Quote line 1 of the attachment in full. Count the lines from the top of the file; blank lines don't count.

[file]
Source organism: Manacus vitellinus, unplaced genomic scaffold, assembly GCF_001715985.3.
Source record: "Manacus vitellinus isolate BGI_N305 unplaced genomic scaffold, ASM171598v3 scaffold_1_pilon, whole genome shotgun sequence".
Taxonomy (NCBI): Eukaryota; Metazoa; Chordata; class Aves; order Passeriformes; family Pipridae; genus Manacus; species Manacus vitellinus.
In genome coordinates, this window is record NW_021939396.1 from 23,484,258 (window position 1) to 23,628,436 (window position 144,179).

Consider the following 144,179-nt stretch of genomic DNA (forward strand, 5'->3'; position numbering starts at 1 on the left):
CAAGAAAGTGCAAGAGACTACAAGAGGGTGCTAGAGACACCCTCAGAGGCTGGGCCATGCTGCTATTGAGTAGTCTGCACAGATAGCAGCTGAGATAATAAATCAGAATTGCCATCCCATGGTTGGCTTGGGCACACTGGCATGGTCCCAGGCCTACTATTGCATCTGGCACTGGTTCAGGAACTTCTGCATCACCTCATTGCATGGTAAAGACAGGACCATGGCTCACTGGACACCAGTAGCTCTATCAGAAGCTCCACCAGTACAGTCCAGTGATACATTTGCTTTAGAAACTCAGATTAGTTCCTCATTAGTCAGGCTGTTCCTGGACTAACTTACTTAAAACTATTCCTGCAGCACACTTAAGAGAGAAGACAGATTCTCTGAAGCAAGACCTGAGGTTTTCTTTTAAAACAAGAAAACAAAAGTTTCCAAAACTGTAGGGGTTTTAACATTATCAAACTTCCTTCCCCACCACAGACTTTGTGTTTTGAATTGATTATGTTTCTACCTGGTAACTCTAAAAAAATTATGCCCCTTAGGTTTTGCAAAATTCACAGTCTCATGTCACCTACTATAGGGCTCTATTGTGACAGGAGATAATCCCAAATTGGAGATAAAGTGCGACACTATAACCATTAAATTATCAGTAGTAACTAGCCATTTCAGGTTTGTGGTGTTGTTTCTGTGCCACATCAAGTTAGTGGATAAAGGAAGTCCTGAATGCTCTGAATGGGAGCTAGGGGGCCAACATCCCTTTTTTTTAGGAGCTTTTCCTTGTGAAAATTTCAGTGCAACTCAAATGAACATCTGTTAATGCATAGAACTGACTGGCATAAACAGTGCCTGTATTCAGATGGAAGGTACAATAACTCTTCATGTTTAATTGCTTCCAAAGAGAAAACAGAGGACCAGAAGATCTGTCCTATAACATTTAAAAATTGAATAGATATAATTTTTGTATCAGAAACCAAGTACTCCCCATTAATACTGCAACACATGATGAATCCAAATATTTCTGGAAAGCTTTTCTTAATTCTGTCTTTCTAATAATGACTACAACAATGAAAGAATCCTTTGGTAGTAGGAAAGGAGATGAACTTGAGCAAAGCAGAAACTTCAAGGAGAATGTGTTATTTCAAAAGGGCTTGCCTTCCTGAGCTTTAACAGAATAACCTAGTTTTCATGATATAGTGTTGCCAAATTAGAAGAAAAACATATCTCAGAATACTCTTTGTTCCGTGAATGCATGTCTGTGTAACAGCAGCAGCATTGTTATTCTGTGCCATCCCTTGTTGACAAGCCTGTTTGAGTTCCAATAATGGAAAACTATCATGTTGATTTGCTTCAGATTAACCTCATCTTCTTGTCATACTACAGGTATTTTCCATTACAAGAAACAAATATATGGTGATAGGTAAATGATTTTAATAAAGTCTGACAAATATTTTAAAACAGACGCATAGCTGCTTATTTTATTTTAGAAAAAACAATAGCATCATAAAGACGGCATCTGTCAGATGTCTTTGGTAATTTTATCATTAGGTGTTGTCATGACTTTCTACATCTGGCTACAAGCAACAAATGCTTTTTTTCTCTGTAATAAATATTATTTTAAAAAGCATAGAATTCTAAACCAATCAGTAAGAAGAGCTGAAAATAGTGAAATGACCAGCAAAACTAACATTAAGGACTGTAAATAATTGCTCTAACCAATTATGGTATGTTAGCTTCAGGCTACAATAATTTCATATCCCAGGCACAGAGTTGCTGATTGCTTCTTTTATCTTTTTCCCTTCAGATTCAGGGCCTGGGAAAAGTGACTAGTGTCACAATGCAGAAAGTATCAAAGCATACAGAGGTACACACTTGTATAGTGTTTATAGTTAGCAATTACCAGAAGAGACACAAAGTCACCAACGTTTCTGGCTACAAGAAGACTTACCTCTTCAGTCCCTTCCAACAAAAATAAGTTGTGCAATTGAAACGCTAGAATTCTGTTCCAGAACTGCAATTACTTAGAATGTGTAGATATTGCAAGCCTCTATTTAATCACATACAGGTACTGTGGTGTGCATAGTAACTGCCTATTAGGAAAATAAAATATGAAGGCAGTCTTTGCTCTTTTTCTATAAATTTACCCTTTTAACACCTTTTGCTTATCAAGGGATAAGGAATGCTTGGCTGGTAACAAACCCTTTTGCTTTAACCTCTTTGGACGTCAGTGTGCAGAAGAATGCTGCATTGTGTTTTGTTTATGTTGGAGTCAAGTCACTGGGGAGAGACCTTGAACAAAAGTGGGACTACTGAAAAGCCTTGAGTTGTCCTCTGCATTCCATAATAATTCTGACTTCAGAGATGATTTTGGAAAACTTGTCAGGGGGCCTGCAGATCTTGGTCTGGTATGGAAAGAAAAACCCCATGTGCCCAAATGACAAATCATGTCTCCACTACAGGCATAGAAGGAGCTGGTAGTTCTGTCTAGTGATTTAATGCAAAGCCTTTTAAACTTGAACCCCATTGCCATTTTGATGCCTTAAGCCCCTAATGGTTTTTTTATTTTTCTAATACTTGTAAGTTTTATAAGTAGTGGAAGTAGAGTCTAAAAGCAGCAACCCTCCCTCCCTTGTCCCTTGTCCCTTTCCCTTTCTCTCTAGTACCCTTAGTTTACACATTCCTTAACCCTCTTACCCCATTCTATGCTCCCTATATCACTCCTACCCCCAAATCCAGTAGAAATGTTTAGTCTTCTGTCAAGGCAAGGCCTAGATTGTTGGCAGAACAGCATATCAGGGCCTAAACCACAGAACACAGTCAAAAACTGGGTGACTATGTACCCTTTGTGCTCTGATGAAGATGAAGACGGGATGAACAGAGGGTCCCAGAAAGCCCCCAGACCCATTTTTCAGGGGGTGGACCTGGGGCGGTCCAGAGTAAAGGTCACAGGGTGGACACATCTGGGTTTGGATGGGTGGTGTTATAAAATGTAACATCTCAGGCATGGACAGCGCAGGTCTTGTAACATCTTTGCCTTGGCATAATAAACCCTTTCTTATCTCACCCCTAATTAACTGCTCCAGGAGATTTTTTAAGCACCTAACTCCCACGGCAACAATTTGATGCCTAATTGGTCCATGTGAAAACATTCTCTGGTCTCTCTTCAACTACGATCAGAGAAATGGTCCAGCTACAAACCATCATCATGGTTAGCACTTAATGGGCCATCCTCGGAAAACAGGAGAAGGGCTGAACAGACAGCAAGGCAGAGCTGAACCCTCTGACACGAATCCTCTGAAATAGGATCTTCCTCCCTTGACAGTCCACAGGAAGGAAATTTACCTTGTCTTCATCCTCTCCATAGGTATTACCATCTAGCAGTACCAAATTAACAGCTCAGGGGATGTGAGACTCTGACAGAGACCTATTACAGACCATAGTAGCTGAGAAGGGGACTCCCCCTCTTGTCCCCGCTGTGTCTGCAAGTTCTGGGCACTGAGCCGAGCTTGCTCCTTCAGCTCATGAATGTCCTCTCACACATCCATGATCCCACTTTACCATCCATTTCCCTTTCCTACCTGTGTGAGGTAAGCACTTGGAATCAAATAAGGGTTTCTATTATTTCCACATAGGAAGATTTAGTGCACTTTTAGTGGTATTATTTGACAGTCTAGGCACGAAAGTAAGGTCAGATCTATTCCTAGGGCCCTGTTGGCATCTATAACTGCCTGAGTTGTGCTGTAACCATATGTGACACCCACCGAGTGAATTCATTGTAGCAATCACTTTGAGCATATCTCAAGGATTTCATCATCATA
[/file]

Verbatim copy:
Source organism: Manacus vitellinus, unplaced genomic scaffold, assembly GCF_001715985.3.